Poet Leslie Scalapino passed away unexpectedly in 2010, a great loss to American poetry. I had a good fortune some thirty plus years ago to do a reading with her at Intersection for the Arts in San Francisco at a reading organized by friend Steve Farmer, and I've been a fan of her writing ever since. Her particular genius was bringing language to the forefront and investigating how accounting for what one perceives isn't a cut a paste process as we would normally believe, but something actually more complex,elusive, wonderfully confounding. There is a sense in her work of experiencing many emotions simultaneously, and the notion as well as well of feeling the varied senses fire up in sequence. She presented her poems as variations on the small things heard, seen, felt: it seemed to me that it was the smallest matters for her that evoked the largest response. Coherence for her was more nuanced than what the mainstream culture would have us think. She was a poet of accumlating power. I am grateful to have read with her, I am grateful for the books she wrote and published.
Laying out a poem like it were a trail of bread crumbs a reader would to the bigger feast of The Point Being Made is not how writer Leslie Scalapino writes. As we find ourselves in a time when the popular idea of the poet and their work they compose seems slanted toward the lightly likable Billy Collins and others writing poems that can be grasped, shared, written out in a fine hand on perfumed paper and preserved between the leaves of a dictionary of quotations. Scalapino requires not the casual gaze but the harder view, the more inquisitive eye. Scalapino brings a refreshing complexity to her work, a sanguine yet inquisitive intelligence that is restless and dissatisfied with the seemingly authorized narrative styles poets are expected to frame their ideas with. The framing, so to speak, is as much the subject in her poems and prose, and the attending effort to interrogate the methods one codifies perception to the exclusion of other details that don't fit a convenient structure, Leslie Scalapino has produced a body of work of rare and admirable discipline; the writing is a test of the limits of our generic representations, and an earnest inquiry in how we might exist without them. In a series of over nineteen books over published since the seventies, she has been one of the most interesting poets working, an earnest inquisitor of consciousness and form blurring and distorting the boundaries that keep poetry, prose, fiction, and autobiography apart. It's Go in Horizontal is a cogent selection from three decades of writing. The distinction blurring is not a project originating with her, but there is in Scalapino's work the sense of a single voice rather than expected "car radio effect", the audio equivalent of Burrough's cut-up method that would make a piece resembles an AM dial being moved up and down a distorted, static-laden frequency. Leslie Scalapino's writing is one voice at different pitches responding to an intelligence aware of how it codes and decodes an object of perception. Her writing are fascinating, intoxicating interrogation of intelligence that wrestles with an image that is received and with the act of witnessing itself.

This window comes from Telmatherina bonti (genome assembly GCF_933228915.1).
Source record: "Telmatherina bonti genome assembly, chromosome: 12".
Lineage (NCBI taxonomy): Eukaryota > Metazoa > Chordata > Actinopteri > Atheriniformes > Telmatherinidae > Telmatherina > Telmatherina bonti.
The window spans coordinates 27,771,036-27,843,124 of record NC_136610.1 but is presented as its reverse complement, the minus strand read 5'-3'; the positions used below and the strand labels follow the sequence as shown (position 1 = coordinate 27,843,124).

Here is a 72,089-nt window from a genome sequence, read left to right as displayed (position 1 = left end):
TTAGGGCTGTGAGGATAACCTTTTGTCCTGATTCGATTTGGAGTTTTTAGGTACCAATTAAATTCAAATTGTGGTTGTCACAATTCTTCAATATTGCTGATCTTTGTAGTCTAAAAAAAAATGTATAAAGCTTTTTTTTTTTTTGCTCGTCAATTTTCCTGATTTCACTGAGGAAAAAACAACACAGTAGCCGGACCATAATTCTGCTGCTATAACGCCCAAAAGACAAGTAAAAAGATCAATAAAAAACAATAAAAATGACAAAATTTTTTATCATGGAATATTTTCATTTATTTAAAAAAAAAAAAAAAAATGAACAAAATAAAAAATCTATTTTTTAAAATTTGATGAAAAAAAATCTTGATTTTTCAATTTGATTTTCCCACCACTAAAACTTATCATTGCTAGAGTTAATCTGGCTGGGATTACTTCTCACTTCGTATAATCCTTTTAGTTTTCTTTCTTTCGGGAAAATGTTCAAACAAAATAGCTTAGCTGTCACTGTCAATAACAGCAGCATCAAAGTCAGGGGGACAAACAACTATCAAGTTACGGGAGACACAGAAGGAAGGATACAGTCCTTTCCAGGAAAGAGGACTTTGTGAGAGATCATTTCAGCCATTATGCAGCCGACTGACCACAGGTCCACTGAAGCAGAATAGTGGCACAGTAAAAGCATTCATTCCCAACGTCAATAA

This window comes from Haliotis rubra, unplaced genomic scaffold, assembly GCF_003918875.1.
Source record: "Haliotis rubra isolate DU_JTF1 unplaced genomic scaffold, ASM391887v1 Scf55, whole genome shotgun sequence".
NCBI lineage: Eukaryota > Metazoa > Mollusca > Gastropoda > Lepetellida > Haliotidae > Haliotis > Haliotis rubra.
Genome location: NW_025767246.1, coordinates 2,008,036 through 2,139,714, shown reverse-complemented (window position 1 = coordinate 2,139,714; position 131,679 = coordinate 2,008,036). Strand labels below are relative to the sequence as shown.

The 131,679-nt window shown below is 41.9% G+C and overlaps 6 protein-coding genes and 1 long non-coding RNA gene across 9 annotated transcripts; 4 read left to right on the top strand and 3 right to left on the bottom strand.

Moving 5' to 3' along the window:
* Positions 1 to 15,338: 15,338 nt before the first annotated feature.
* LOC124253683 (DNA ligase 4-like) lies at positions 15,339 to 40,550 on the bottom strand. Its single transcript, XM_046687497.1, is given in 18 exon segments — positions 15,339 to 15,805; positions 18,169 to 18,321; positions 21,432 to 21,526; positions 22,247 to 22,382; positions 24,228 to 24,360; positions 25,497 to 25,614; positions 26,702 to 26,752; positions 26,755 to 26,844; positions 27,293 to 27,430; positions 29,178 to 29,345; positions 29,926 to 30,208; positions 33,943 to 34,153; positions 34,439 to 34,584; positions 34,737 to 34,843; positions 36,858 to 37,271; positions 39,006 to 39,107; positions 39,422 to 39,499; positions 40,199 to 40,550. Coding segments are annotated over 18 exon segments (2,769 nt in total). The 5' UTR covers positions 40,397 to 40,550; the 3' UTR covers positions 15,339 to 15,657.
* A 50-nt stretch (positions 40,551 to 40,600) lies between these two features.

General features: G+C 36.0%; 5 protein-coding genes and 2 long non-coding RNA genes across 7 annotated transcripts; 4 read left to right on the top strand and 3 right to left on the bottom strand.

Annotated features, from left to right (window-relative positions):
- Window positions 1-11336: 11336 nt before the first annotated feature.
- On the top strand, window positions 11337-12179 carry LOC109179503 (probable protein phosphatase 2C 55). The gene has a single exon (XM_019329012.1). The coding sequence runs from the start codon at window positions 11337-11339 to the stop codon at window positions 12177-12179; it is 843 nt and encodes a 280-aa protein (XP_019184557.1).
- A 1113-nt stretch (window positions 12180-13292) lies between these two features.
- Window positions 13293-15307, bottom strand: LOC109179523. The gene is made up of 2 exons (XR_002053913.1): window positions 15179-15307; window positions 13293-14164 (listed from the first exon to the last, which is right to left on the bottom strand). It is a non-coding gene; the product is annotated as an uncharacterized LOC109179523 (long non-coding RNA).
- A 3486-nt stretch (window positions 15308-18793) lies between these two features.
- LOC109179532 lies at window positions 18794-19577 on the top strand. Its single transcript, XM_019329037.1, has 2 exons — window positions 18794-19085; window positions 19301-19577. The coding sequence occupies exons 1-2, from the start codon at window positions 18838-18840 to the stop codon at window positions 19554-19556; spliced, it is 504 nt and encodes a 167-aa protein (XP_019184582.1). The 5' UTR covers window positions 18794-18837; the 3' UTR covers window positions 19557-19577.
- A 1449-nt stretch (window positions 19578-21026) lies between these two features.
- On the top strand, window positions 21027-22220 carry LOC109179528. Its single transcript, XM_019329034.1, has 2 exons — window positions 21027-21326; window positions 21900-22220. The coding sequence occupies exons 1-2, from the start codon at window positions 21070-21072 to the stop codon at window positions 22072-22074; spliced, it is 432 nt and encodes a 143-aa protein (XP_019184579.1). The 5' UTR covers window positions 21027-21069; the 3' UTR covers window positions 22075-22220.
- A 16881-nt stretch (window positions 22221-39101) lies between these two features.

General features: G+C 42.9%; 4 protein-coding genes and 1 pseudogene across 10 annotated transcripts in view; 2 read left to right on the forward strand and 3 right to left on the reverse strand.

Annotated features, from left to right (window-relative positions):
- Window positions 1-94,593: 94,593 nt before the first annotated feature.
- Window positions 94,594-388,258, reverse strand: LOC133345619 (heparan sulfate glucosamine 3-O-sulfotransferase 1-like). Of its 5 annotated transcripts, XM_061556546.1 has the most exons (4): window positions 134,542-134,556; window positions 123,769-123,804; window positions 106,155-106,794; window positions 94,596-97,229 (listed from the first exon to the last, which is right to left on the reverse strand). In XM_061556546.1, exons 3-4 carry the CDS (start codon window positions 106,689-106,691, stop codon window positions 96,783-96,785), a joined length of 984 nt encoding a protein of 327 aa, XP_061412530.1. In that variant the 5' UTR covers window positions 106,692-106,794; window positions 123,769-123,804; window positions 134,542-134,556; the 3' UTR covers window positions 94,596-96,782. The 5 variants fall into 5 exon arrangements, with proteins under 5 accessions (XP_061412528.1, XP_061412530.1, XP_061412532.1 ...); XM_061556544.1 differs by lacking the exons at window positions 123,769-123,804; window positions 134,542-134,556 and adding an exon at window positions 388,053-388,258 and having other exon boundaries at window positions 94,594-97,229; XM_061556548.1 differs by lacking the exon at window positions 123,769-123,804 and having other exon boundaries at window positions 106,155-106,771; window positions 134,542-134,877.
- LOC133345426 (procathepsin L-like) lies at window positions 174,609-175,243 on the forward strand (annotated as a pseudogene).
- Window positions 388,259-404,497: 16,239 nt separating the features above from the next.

In the best sense of the comparison, her writing has traces of Gertrude Stein at her most concentrated, when she had considered the Cubism of Braque, Picasso, and Leger and sought an equivalent in writing of the effects they achieved in their painting and sculpture; a disassembling of the usual way that orders visual experience the effect of which reveals each perspective at the same time. This simultaneity of witness presents problems at first--head scratching isn't an unusual response to first timers even these days--but the beauty of the project is that the abstraction it produces in the work of the Cubists and with sympathetic experimental writers like Stein is that it allows for things that are normally hidden or ignored in favor of more flattering, svelte detail to be brought to the forefront. The world is less smooth and elegant as the former restraints are removed, and it becomes a huge space filled with objects of infinite shape. Stein, though, was principally intrigued with the visual, and Scalapino's writing concerns itself with an investigation of one's own perception. There is a fracturing of narrative flow, a rephrasing of what was formally said, a studied trek through a temporal sequence of events full of incidental images, smells and sounds, any of which trigger associations linking the speaker, the witness to phenomenon, to a personal history and future one speculates about in limitless wondering. Scalapino's writing is a study of the mind conducting it's a habit as a device that forces order on an infinitely complex rush of details that would otherwise overwhelm the senses. Hers is a poetry examining the canvas on which one draws their conceptualization of the world, a worried presence on the margins of conventionally consolidated personality that is aware of the filters one applies over phenomenon that occur without warning, and considers the concrete again and yet again as the variations and tones of the details are exposed. I haven't excerpted any of Scalapino's work here because the formatting of this blog wouldn't do justice to the arrangements of her lines on the page; the spatial arrangements are crucial in many of her poems for each sliver and shaving of nuance to fully work. But there are are some choice links here you can follow to some of her works online, presented, I assume, as the author intended them to appear.